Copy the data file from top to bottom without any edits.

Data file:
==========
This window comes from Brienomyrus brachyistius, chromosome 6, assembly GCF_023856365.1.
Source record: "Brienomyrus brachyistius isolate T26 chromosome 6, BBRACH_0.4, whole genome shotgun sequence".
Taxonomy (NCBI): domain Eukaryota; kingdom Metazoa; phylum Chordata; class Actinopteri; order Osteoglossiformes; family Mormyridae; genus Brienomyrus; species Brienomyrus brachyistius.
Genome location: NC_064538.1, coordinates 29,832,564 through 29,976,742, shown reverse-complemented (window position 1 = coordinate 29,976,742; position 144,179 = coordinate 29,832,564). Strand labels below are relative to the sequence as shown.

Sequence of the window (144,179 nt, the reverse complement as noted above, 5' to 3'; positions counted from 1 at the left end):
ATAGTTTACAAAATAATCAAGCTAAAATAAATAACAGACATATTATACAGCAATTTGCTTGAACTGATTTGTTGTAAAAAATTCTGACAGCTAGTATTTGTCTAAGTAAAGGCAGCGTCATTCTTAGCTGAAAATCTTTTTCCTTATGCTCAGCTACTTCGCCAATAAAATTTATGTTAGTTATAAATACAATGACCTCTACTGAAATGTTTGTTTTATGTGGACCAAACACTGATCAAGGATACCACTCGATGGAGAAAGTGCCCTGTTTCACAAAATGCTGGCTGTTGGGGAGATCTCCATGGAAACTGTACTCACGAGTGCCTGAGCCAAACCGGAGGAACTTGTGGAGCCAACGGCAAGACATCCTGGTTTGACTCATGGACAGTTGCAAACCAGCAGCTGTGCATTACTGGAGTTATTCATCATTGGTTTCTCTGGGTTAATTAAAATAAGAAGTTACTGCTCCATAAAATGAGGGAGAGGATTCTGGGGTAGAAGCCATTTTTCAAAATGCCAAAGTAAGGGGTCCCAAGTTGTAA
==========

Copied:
This window comes from Brienomyrus brachyistius, chromosome 6, assembly GCF_023856365.1.
Source record: "Brienomyrus brachyistius isolate T26 chromosome 6, BBRACH_0.4, whole genome shotgun sequence".
Taxonomy (NCBI): domain Eukaryota; kingdom Metazoa; phylum Chordata; class Actinopteri; order Osteoglossiformes; family Mormyridae; genus Brienomyrus; species Brienomyrus brachyistius.
Genome location: NC_064538.1, coordinates 29,832,564 through 29,976,742, shown reverse-complemented (window position 1 = coordinate 29,976,742; position 144,179 = coordinate 29,832,564). Strand labels below are relative to the sequence as shown.

Sequence of the window (144,179 nt, the reverse complement as noted above, 5' to 3'; positions counted from 1 at the left end):
ATAGTTTACAAAATAATCAAGCTAAAATAAATAACAGACATATTATACAGCAATTTGCTTGAACTGATTTGTTGTAAAAAATTCTGACAGCTAGTATTTGTCTAAGTAAAGGCAGCGTCATTCTTAGCTGAAAATCTTTTTCCTTATGCTCAGCTACTTCGCCAATAAAATTTATGTTAGTTATAAATACAATGACCTCTACTGAAATGTTTGTTTTATGTGGACCAAACACTGATCAAGGATACCACTCGATGGAGAAAGTGCCCTGTTTCACAAAATGCTGGCTGTTGGGGAGATCTCCATGGAAACTGTACTCACGAGTGCCTGAGCCAAACCGGAGGAACTTGTGGAGCCAACGGCAAGACATCCTGGTTTGACTCATGGACAGTTGCAAACCAGCAGCTGTGCATTACTGGAGTTATTCATCATTGGTTTCTCTGGGTTAATTAAAATAAGAAGTTACTGCTCCATAAAATGAGGGAGAGGATTCTGGGGTAGAAGCCATTTTTCAAAATGCCAAAGTAAGGGGTCCCAAGTTGTAA